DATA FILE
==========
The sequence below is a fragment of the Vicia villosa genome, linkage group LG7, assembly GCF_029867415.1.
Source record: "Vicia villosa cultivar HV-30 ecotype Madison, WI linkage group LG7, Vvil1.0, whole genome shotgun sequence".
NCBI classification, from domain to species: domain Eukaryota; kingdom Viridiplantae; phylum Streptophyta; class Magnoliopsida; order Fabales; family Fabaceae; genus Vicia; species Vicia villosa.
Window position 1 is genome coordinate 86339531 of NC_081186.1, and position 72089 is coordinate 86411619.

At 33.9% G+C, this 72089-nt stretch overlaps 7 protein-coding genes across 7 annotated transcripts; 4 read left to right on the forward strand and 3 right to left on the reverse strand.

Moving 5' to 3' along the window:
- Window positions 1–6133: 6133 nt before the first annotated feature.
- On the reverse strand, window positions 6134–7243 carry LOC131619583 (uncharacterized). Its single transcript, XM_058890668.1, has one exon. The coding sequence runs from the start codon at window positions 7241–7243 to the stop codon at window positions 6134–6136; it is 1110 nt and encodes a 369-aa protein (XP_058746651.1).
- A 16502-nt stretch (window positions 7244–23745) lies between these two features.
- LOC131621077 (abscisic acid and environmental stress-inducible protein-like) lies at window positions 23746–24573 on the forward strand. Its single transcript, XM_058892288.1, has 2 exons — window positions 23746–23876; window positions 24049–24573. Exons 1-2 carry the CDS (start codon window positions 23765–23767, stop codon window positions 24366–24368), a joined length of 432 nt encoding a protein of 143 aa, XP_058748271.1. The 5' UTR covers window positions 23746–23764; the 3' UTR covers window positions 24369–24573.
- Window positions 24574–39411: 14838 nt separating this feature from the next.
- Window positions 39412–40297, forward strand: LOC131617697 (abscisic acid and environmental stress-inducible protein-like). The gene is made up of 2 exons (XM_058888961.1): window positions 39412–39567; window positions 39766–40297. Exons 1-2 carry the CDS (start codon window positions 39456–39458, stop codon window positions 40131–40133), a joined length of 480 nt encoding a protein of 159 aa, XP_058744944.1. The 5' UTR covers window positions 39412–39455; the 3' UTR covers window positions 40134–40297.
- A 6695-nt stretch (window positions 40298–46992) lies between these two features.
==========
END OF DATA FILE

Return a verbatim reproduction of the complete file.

The sequence below is a fragment of the Vicia villosa genome, linkage group LG7, assembly GCF_029867415.1.
Source record: "Vicia villosa cultivar HV-30 ecotype Madison, WI linkage group LG7, Vvil1.0, whole genome shotgun sequence".
NCBI classification, from domain to species: domain Eukaryota; kingdom Viridiplantae; phylum Streptophyta; class Magnoliopsida; order Fabales; family Fabaceae; genus Vicia; species Vicia villosa.
Window position 1 is genome coordinate 86339531 of NC_081186.1, and position 72089 is coordinate 86411619.

At 33.9% G+C, this 72089-nt stretch overlaps 7 protein-coding genes across 7 annotated transcripts; 4 read left to right on the forward strand and 3 right to left on the reverse strand.

Moving 5' to 3' along the window:
- Window positions 1–6133: 6133 nt before the first annotated feature.
- On the reverse strand, window positions 6134–7243 carry LOC131619583 (uncharacterized). Its single transcript, XM_058890668.1, has one exon. The coding sequence runs from the start codon at window positions 7241–7243 to the stop codon at window positions 6134–6136; it is 1110 nt and encodes a 369-aa protein (XP_058746651.1).
- A 16502-nt stretch (window positions 7244–23745) lies between these two features.
- LOC131621077 (abscisic acid and environmental stress-inducible protein-like) lies at window positions 23746–24573 on the forward strand. Its single transcript, XM_058892288.1, has 2 exons — window positions 23746–23876; window positions 24049–24573. Exons 1-2 carry the CDS (start codon window positions 23765–23767, stop codon window positions 24366–24368), a joined length of 432 nt encoding a protein of 143 aa, XP_058748271.1. The 5' UTR covers window positions 23746–23764; the 3' UTR covers window positions 24369–24573.
- Window positions 24574–39411: 14838 nt separating this feature from the next.
- Window positions 39412–40297, forward strand: LOC131617697 (abscisic acid and environmental stress-inducible protein-like). The gene is made up of 2 exons (XM_058888961.1): window positions 39412–39567; window positions 39766–40297. Exons 1-2 carry the CDS (start codon window positions 39456–39458, stop codon window positions 40131–40133), a joined length of 480 nt encoding a protein of 159 aa, XP_058744944.1. The 5' UTR covers window positions 39412–39455; the 3' UTR covers window positions 40134–40297.
- A 6695-nt stretch (window positions 40298–46992) lies between these two features.